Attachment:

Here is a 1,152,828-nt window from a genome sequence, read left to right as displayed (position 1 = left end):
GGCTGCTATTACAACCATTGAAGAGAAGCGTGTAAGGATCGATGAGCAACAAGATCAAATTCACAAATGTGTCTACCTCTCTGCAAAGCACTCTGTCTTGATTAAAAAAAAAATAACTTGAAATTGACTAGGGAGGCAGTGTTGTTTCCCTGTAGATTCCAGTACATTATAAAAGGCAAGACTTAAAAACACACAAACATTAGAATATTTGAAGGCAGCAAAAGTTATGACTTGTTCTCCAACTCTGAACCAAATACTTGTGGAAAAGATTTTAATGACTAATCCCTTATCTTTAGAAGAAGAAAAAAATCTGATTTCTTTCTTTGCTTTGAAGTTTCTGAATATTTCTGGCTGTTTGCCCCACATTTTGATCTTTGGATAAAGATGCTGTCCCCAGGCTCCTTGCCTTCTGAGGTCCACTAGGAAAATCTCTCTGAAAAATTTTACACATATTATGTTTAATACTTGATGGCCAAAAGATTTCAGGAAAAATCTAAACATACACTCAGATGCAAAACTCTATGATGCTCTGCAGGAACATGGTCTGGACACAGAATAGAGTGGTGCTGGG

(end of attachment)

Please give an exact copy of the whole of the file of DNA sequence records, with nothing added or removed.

Here is a 1,152,828-nt window from a genome sequence, read left to right as displayed (position 1 = left end):
GGCTGCTATTACAACCATTGAAGAGAAGCGTGTAAGGATCGATGAGCAACAAGATCAAATTCACAAATGTGTCTACCTCTCTGCAAAGCACTCTGTCTTGATTAAAAAAAAAATAACTTGAAATTGACTAGGGAGGCAGTGTTGTTTCCCTGTAGATTCCAGTACATTATAAAAGGCAAGACTTAAAAACACACAAACATTAGAATATTTGAAGGCAGCAAAAGTTATGACTTGTTCTCCAACTCTGAACCAAATACTTGTGGAAAAGATTTTAATGACTAATCCCTTATCTTTAGAAGAAGAAAAAAATCTGATTTCTTTCTTTGCTTTGAAGTTTCTGAATATTTCTGGCTGTTTGCCCCACATTTTGATCTTTGGATAAAGATGCTGTCCCCAGGCTCCTTGCCTTCTGAGGTCCACTAGGAAAATCTCTCTGAAAAATTTTACACATATTATGTTTAATACTTGATGGCCAAAAGATTTCAGGAAAAATCTAAACATACACTCAGATGCAAAACTCTATGATGCTCTGCAGGAACATGGTCTGGACACAGAATAGAGTGGTGCTGGG